However, new methods of generating hydrogen are constantly being explored, and one such method, the proton exchange membrane, could prove to be 85% efficient.
There is also a lot to do with the use of hydrogen in combination with internal combustion engines (ICEs). This is not a new idea. Ford has developed a production-ready hydrogen-powered vehicle, and BMW and Toyota also have cars that can run on a hybrid hydrogen and ICE concept.
But it has one major drawback. There are no CO2 emissions when hydrogen is burned; However, when hydrogen is burned in an ICE, harmful nitrogen oxides are produced. However, there are ways to minimize this, for example through the selective catalytic reduction based on urea, as used in modern diesel engines.
The bigger problem, as we have already examined, is poor efficiency. Energy is already being wasted producing the hydrogen from renewable sources, and by the time the hydrogen is burned in an engine and the power is transferred to the transmission and eventually the wheels, only about 25% of the hydrogen’s energy value is actually transferred.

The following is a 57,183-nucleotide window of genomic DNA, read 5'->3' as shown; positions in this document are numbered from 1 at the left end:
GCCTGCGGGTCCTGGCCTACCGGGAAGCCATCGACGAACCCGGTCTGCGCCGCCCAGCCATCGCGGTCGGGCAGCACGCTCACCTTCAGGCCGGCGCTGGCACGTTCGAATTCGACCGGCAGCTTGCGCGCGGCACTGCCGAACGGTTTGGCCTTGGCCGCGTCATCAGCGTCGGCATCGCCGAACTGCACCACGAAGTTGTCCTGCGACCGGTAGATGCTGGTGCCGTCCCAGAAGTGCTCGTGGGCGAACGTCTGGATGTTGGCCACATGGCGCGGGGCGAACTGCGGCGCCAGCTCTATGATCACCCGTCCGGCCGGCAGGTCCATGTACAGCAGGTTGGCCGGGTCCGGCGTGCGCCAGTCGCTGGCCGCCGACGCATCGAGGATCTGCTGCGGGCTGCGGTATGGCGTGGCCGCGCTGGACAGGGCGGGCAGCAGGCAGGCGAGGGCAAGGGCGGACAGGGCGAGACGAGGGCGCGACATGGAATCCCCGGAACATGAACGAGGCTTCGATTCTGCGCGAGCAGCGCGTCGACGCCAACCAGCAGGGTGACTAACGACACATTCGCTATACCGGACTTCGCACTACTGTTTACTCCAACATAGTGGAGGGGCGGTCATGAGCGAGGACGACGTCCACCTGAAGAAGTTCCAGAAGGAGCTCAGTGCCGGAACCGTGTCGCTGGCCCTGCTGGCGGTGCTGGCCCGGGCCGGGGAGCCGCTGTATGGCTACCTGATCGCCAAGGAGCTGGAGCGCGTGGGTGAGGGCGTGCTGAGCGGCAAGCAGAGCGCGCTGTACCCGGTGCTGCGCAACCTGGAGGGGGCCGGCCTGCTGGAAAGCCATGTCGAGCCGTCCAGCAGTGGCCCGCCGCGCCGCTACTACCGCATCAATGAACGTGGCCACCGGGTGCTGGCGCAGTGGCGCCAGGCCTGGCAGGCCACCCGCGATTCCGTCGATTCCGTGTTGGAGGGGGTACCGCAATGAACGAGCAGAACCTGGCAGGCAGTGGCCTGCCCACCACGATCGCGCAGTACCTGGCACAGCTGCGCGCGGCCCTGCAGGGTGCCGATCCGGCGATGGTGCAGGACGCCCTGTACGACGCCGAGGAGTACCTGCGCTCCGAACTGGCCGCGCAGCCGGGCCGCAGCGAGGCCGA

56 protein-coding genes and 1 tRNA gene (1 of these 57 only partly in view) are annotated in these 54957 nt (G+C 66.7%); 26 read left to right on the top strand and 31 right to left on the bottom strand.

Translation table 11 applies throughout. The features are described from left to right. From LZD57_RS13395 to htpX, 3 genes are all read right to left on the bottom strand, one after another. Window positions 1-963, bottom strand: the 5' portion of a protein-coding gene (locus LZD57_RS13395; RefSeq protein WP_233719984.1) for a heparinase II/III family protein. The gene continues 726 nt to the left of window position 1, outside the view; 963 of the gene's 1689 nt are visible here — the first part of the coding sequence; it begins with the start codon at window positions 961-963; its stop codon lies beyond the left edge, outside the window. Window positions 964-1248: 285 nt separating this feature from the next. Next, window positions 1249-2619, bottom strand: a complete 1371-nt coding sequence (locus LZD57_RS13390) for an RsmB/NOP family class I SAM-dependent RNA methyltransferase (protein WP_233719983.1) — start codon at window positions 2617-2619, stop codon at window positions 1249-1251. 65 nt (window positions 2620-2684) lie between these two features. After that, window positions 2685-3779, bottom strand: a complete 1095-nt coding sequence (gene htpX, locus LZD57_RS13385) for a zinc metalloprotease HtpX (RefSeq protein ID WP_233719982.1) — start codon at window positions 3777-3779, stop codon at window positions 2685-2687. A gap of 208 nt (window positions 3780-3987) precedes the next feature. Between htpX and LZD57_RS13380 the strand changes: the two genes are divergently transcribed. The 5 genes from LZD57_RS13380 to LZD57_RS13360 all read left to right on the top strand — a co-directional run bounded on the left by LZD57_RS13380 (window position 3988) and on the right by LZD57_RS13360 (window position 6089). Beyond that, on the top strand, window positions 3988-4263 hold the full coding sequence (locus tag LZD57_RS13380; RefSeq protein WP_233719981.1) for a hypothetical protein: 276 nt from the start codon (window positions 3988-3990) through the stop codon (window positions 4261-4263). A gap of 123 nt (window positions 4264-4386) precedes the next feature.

This is why fuel cell electric cars like the Toyota Mirai make more sense when using hydrogen as a fuel. Here, hydrogen is combined with oxygen to create electricity that powers an electric motor that directly powers the wheels. Here the efficiency is closer to 50%. And there are no harmful emissions either, just water.
To minimize the environmental waste of lithium electric cars, China has developed a plan that includes barter deals. China has sold more than a million electric cars a year, and infrastructure is being built so that owners can drive to forecourt and quickly replace batteries.